By Stan Deresinski, MD, FACP, FIDSA

Clinical Professor of Medicine, Stanford University

Dr. Deresinski reports no financial relationships relevant to this field of study.

SYNOPSIS: Non-operative management of spinal epidural abscess is safe and effective in selected patients.

SOURCE: Vakili M, Crum-Cianflone NF. Spinal epidural abscess: A series of 101 cases. Am J Med 2017;130:1458-1463.

Vakili and Crum-Cianflone reviewed the case records of 101 patients with spinal epidural abscess seen at a single hospital in San Diego between 2004 and 2014. The incidence during this time was 5.1 per 10,000 admissions. The most frequently encountered comorbid risk factor was diabetes mellitus, which was present in approximately one-fourth of cases. Additional risk factors included injection drug use in 16.8% and alcoholism in 14.9%, while 19.8% had undergone spinal surgery, 11.8% had suffered spinal trauma, and 6% had received a local injection; 26% had bacteremia.

Only eight (7.9%) of the patients presented with all three elements of the “classic triad” of spinal pain, fever, and neurologic deficit, with 47% presenting with only local pain and tenderness (stage 1). Radicular pain (stage 2) was present in 22%, while 11% had sensory, motor, bowel, and/or bladder dysfunction (stage 3). Paralysis (stage 4) was seen at presentation in 9% of cases.

Among the patients in whom a pathogen was identified, 59.4% of the infections were due to Staphylococcus aureus, 13.9% were caused by other Gram-positive coccal organisms, and 4.9% were due to aerobic Gram-negative bacilli. All patients received intravenous antibiotics, which were administered for a median duration of eight weeks. Of the entire cohort, 27% underwent a drainage procedure performed by an interventional radiologist (IR) and 47% underwent operative surgical drainage (three patients among this group subsequently required IR drainage). The remaining 27% underwent no invasive procedure and were treated with antibiotics alone.

At discharge, none of the 47 patients with a stage 1 presentation had evidence of paralysis, while this was present in 1/22 and 1/11 of those with stage 2 and 3 presentations, respectively. Six of nine patients with paralysis at presentation still demonstrated evidence of paralysis at discharge; seven of the nine had undergone surgery. No patient who underwent IR drainage alone and none who did not receive a drainage procedure were paralyzed at discharge. Seven patients, all with Staphylococcus aureus infection, died.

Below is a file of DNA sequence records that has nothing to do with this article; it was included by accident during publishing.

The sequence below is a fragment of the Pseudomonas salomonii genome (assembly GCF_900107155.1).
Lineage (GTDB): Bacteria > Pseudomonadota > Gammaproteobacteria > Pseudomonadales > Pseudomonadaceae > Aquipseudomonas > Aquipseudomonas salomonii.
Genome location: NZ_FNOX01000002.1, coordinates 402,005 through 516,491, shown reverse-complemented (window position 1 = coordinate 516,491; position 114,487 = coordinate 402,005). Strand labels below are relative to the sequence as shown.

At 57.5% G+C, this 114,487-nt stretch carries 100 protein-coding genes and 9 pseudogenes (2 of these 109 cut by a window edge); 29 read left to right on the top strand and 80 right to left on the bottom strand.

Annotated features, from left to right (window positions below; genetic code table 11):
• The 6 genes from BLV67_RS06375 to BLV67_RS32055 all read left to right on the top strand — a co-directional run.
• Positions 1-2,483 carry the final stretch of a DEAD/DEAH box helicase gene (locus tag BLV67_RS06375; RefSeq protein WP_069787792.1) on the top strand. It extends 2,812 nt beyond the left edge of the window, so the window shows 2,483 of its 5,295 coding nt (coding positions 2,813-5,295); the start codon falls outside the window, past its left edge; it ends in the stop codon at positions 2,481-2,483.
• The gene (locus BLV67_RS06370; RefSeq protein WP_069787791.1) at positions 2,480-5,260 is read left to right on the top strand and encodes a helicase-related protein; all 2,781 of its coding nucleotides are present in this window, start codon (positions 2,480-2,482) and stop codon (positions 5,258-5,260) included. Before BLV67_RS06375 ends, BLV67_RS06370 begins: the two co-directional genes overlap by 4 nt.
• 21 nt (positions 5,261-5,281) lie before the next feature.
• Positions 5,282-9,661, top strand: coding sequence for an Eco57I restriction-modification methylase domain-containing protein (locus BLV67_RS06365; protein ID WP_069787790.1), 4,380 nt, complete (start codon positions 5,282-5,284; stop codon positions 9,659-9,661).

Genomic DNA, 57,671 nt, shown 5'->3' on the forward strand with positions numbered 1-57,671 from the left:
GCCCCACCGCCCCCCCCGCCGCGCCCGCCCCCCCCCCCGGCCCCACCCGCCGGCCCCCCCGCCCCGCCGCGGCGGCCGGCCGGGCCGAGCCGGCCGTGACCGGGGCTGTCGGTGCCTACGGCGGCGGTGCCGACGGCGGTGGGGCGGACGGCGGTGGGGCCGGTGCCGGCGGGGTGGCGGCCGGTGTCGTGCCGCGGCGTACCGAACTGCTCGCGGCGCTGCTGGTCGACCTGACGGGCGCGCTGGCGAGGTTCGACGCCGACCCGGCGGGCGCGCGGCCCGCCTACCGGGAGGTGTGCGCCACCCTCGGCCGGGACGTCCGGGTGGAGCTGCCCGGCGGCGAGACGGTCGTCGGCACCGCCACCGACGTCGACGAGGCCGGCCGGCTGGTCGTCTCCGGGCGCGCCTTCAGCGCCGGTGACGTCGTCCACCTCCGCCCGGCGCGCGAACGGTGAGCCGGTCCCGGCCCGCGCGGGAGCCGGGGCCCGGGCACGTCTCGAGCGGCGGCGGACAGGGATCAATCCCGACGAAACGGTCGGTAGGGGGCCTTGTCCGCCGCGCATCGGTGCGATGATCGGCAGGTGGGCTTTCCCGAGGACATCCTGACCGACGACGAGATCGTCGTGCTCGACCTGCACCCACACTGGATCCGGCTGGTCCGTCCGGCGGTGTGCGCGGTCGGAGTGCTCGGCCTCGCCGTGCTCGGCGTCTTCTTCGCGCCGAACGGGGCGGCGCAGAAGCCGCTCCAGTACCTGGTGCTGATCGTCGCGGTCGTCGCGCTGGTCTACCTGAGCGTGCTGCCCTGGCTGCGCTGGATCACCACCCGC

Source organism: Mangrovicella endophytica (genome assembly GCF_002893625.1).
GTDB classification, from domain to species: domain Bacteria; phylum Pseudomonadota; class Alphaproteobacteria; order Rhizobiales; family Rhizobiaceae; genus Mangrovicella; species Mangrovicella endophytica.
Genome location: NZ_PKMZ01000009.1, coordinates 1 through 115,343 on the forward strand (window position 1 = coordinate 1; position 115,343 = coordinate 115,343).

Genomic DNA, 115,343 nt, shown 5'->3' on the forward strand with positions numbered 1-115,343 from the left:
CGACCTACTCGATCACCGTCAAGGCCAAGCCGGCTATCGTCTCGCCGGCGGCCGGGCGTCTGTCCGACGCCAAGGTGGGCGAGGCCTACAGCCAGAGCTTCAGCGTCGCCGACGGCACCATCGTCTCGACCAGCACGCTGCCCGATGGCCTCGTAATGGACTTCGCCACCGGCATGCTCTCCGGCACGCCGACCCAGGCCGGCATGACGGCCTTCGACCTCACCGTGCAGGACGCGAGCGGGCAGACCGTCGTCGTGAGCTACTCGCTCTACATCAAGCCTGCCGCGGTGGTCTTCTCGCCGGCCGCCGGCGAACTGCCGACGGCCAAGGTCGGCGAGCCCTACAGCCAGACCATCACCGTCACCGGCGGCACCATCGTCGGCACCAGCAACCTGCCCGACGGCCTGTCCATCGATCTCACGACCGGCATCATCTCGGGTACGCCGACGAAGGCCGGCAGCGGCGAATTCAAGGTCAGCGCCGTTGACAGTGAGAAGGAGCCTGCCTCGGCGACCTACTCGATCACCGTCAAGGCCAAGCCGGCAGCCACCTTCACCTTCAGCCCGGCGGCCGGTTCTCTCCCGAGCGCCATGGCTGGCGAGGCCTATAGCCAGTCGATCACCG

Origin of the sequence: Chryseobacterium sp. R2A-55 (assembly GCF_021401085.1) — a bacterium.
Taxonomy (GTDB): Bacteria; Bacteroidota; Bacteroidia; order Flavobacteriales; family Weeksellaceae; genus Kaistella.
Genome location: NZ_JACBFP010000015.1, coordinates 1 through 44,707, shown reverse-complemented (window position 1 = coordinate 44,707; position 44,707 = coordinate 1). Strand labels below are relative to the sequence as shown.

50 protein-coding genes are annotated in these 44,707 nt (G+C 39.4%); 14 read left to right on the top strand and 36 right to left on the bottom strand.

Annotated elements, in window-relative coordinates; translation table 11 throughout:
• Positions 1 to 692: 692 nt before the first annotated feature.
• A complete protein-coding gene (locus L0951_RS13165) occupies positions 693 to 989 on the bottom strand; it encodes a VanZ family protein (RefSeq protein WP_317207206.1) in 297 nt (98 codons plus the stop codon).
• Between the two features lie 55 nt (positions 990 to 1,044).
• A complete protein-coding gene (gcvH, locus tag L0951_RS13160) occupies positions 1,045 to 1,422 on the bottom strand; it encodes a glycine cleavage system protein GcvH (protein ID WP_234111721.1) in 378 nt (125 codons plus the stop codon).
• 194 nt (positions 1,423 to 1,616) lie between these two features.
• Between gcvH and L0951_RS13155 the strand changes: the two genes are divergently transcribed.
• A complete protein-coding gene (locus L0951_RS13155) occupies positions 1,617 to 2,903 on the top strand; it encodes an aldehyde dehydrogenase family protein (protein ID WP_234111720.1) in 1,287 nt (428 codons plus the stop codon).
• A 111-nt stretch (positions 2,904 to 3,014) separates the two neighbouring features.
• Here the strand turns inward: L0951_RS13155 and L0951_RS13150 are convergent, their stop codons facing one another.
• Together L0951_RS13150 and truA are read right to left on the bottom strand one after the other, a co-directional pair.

Over the last decade, there has been an evolution toward the non-operative management of selected patients with spinal epidural abscess. This retrospective cohort study validates this approach. In this study by Vakili and Crum-Cianflone, 27% did not undergo surgery and another 27% had only IR drainage — none of these patients had evidence of paralysis at hospital discharge.

Patients in this cohort received antibiotics for a median duration of eight weeks. Whether this is the appropriate duration of therapy is unknown and, in my opinion, is likely to be longer than necessary in most cases.

The key to a favorable outcome is early diagnosis and therapy. Unfortunately, the diagnosis often may be delayed. In a recent review, a national Veterans Administration study found evidence of diagnostic error in 66/119 (55.5%) patients with spinal epidural abscess.1 These errors were associated with a significant prolongation in the median time to diagnosis, which was 12 days in those whose evaluation included an error and only four days in those without error. This is critical in many patients since it is generally agreed that surgical intervention must be performed within approximately 48 hours after the onset of paralysis to have a reasonable chance of its reversal.


  1. Bhise V, Meyer AND, Singh H, et al. Errors in diagnosis of spinal epidural abscesses in the era of electronic health records. Am J Med 2017;130:975-981.